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Editorial: Dipping in the grey

Editorial: Dipping in the grey

A few days ago, I was reading a report from accounting firm KPMG on the grey market. Consider this: it’s a $US40 billion industry worldwide. Now that makes it a pretty big issue for the IT channel. And it got me thinking about its impact and how it continues to thrive.

So I made some phone calls. The response was interesting. Most distributors and large resellers I discussed the topic with said that, by and large, the local industry managed to avoid the complications of grey marketing. But they were also aware of how grey it can get during extreme circumstances, particularly at the small end of town.

KPMG was commissioned to conduct the research on behalf of the Anti-Grey Market Alliance (AGMA), a group of IT vendors concerned about the growth of the grey market. These companies include those that have the most to lose from it — vendors such as Cisco and Hewlett Packard.

The study defined grey market products as “branded products diverted from an authorised distribution channel or imported into another country without a manufacturer’s consent.”

It found that grey marketing exists due to fraud and the abuse of distribution agreements and discount programs. But the problem (and the blame) is far from being that simple.

Most of the surveyed distributors were wary of selling grey market goods due to the potential for counterfeit and support issues. Distributors I spoke to tended to agree – their customers demand full warranty support, and getting caught distributing counterfeit or re-labelled goods can demolish your reputation in the industry overnight. Some were also fearful of buying on COD terms with overseas suppliers because “you never know exactly what they are sending back”, as one person succinctly put it.

But that doesn’t mean that the grey market isn’t appealing to distrib­utors — even just as a back-up plan to authorised sources. Most of the distributors in the KPMG study said that they were attracted to the price advantages and convenience associated with the grey market. Mind you, most only admit this when they are off the record!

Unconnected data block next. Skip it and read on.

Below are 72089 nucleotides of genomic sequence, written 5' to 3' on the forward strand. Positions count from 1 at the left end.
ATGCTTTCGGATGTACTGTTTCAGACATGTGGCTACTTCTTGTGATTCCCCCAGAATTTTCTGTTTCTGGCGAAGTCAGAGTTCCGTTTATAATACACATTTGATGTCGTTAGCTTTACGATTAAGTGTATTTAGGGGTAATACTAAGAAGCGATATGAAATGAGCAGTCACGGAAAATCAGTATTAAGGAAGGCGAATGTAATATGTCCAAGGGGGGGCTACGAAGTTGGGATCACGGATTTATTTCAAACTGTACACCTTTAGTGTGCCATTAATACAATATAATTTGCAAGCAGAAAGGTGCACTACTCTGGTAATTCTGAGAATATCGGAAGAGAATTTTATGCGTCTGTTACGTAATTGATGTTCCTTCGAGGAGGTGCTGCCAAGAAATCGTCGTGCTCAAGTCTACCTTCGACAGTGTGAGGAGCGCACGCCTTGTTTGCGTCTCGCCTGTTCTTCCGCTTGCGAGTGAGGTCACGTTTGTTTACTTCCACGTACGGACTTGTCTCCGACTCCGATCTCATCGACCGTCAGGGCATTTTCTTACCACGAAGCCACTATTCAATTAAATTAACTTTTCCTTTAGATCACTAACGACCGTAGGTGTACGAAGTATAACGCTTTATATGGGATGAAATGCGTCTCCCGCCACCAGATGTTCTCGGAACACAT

The industry is facing an interesting contradiction — more than 70 per cent of the distributors surveyed said they believed that it was necessary to buy grey market products to be competitive on pricing and fulfilment. Conversely, 81 per cent said their competitive position would improve if all grey market activity was eliminated altogether.

The issue is not likely to go away soon.

There are lessons in this for all levels of the channel. ASI Solutions director, Maree Lowe, said that that any reseller worth their salt should be able to provide their trusted suppliers with advanced scheduling and forecasts to ensure they always have fast access to the products they need. No shortages means no temptation to use a dodgy source.

There are also lessons in this for vendors.

“Manufacturers need to understand the impact of grey marketing on their profits and brand integrity, and scrutinise their internal and external controls,” KMPG partner, Dale LeMasters, said. “If they want to gain control over grey market activities and improve profits, they need to improve relationships at all levels of the distribution channel. Those that do stand to gain significantly.”

So how about you? Would you take a dip in the grey market if you had to? Drop me an email at brett_winterford@idg.com.au.


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